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Updated: August 28, 2010 15:39 IST

Public service delivery in Indian cities

D. Murali
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This is not something that our local government bodies would like to read: that they have been capitalising on increases in public land values and natural economic growth through leasing and sales to finance their infrastructure needs, whereas they have been spending less than the nationally-accepted norms for provision of various local public services.

“On average, taking all cities into account, revenue from land lease and/or sales by UDAs (urban development authorities) accounts for nearly 90 per cent of existing own-source revenues of municipal corporations, 33 per cent of their total revenues, but more than 900 per cent of property tax revenues,” write Kala Seetharam Sridhar and A. Venugopala Reddy in ‘State of Urban Services in India’s Cities: Spending and financing’ (www.oup.com).

Looking at the relationship between finances and public service delivery, the authors rue that none of the cities selected in their study spends adequately on local public services in relation to the widely recommended norms for such spending. In the case of labour-intensive services such as sanitation and solid waste management, they observe a direct relationship between finances and service delivery, because services are dependent on wages to personnel to get the work done. “So with respect to these services, if cities are unable to spend, then the quality of services also stands to suffer.”

Cleanliness and data

Do you know, for example, that the per capita waste generation for metropolitan cities is about 500 grams, while for Kolkata it is 626 grams? Or that revenue expenditure per capita in the cities is Rs 189 per annum, while in KMC (Kolkata Municipal Corporation) it is Rs 63 (during 2006-07)? The authors are sceptical though about drawing logical inference from the city’s solid waste collection efficiency of 95 per cent (as compared to the average of 91 per cent for metros), because “it is naïve to assume that cities are as clean as the data indicate.”

There are serious problems with regard to statistics, as the state of municipal data pertaining to revenue and expenditure and their classification are highly unsatisfactory, note Sridhar and Reddy. Unlike state government budgets, municipal budgets do not follow a standard classification system, they add.

“One often observes mixing up of current and capital expenditures/ revenues and many of the sectoral expenditures getting clubbed with that of general administration and vice versa… This has frustrated the efforts of a large number of researchers attempting inter-city comparisons, particularly for large cities.”

Let there be light

As for street lighting, it may be surprising to know that there is a consistent inverse relationship between spending and the physical level of the service in the cities. So much so that even though the cities have been spending below the norms specified, they are able to meet international norms (of a lamp post for every 30 metres)! The authors insist that the standards to be enforced should be more in the nature of actual service delivery and take into account factors such as fixation of lamps and their effective functioning, rather than mere installation of lamp posts.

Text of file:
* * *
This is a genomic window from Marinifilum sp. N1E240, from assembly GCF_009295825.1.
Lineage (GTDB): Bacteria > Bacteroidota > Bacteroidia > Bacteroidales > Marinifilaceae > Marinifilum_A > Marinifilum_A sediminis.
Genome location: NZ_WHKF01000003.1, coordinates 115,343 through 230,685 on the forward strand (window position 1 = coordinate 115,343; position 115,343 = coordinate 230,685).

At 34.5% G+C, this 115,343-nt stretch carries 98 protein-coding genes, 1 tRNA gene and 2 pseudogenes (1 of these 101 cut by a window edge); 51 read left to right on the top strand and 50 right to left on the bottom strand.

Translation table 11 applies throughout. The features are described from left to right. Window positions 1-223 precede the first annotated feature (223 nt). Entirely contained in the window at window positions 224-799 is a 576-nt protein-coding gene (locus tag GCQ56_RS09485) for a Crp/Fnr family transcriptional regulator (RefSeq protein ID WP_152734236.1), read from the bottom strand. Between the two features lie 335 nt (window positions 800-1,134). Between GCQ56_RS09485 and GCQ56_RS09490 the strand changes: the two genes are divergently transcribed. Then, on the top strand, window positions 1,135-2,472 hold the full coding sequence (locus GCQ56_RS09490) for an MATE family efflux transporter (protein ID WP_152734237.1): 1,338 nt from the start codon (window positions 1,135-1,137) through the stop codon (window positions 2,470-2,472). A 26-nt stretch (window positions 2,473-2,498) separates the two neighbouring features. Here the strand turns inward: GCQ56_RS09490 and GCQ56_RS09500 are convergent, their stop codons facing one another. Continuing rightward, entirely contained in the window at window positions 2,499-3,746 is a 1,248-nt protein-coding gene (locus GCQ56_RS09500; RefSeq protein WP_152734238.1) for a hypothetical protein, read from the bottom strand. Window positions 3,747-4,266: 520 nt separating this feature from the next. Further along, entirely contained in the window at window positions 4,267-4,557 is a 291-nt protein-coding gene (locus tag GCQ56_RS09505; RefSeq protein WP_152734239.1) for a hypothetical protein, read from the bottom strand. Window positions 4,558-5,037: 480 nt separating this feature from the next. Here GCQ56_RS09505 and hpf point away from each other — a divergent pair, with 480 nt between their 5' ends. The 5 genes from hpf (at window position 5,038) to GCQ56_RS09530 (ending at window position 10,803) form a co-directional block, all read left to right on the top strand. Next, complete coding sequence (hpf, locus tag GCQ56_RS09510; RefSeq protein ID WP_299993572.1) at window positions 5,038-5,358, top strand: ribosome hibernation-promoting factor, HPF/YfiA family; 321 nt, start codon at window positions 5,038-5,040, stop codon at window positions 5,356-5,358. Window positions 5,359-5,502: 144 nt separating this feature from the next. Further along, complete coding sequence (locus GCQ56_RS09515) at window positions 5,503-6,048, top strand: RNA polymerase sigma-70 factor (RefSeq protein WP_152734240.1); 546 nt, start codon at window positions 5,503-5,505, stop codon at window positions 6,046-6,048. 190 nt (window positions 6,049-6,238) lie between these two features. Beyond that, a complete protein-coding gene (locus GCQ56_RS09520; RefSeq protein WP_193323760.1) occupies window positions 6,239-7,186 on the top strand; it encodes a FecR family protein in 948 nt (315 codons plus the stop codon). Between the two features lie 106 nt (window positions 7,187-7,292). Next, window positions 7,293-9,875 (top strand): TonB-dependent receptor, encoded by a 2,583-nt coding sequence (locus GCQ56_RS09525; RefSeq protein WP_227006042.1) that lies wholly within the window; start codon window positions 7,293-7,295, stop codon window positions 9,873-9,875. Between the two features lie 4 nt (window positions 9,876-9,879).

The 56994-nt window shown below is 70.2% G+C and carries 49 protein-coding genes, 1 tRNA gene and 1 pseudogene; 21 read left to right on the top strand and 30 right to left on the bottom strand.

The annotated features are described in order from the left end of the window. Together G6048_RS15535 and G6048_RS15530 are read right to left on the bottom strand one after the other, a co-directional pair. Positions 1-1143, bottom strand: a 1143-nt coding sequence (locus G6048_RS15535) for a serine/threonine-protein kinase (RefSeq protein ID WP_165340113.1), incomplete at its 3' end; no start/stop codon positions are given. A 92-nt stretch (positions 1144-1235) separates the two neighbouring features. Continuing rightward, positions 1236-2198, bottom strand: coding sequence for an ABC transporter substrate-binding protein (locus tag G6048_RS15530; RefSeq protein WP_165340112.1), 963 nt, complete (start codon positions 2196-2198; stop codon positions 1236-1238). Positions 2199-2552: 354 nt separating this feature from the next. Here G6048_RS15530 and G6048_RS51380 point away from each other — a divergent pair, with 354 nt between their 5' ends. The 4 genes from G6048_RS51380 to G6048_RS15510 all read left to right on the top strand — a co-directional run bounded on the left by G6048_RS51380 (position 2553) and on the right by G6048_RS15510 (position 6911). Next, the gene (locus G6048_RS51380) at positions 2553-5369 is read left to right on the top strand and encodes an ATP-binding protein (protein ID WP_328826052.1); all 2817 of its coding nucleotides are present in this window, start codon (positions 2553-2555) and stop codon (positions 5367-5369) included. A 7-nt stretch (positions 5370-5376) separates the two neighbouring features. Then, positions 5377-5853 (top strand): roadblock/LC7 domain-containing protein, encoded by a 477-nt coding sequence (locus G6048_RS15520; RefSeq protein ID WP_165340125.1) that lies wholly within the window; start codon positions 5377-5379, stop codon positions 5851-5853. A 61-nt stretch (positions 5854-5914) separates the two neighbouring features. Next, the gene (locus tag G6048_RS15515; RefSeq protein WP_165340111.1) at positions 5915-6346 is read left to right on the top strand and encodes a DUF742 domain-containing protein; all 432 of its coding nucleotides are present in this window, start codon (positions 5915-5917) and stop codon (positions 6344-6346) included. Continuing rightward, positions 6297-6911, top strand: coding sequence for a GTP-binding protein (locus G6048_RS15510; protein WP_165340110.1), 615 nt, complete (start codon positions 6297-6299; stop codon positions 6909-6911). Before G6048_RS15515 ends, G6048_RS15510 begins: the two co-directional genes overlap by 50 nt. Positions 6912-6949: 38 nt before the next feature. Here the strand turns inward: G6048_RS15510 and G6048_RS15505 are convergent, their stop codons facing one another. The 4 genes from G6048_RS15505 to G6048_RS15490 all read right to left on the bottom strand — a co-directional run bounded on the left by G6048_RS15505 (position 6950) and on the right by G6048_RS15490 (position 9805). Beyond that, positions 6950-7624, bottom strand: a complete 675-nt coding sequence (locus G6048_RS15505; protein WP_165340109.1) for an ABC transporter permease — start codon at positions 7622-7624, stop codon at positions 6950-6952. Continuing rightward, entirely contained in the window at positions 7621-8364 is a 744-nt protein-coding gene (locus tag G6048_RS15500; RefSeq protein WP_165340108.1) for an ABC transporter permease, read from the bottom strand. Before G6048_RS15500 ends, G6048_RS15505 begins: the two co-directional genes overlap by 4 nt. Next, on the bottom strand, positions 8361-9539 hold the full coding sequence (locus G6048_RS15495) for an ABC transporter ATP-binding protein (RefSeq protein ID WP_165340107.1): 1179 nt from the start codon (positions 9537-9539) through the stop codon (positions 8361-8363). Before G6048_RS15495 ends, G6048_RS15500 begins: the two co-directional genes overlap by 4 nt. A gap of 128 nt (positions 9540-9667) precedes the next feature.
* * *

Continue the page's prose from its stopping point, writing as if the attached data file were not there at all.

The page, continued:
In Bangalore, for instance, the per capita spending on street lights by the BBMP (Bruhat Bengaluru Mahanagara Palike) amounts to Rs 15 (in 1999-2000 prices) taking into account capital and O&M (Operation & Maintenance) expenditure, the book informs. “The Zakaria Committee specifies a norm of Rs 482 per capita for attaining an acceptable level of street lighting in cities, while the Planning Commission specifies a norm of Rs 345.15.” Taking into account the average road length of 3,500 km in BBMP, the authors compute that the annual average of 1,41,937 street lights translates into 40 per kilometre of road, or one street light for every 25 metres.

Talking of roads, the book cites statistics such as that in class I cities of the country, the average intra-city travel demand is slated to increase from 759 million passenger km per day in 1994 to 2,511 million passenger km per day in 2021; and that between 1981 and 2001, the population in India’s six metros increased 1.89 times, while the number of registered vehicles went up by 7.75 times (Agarwal 2006).

“As of 2005-06, about 60 per cent of freight and 87.4 per cent passenger traffic were carried by the roads. By 2021, nearly 92 per cent of the passengers will be moved by road and rest by rail.”

Solution to problems

In conclusion, the authors aver that irrespective of city size, spending is the essence of the problem in a majority of the core municipal services. Funds must go into public service delivery and not into other spheres of urban development, they urge. Raising revenue may be possible through bonds, provided the municipalities are able to earn acceptable credit rating by improving governance.

Given that the UDAs hold huge amounts of land which they are at liberty to sell and lease commercially, the authors feel that public land leasing and sales can be a good source of revenue, if there are appropriate institutional changes for transfer of resources from UDAs to the cities. “This implies merging of the functions of the UDAs with that of the ULBs (urban local bodies). This is much required for getting rid of overlapping agencies in the case of land use and enabling orderly growth of cities.”

Useful insights for urban planners, authorities, and more importantly the citizens.

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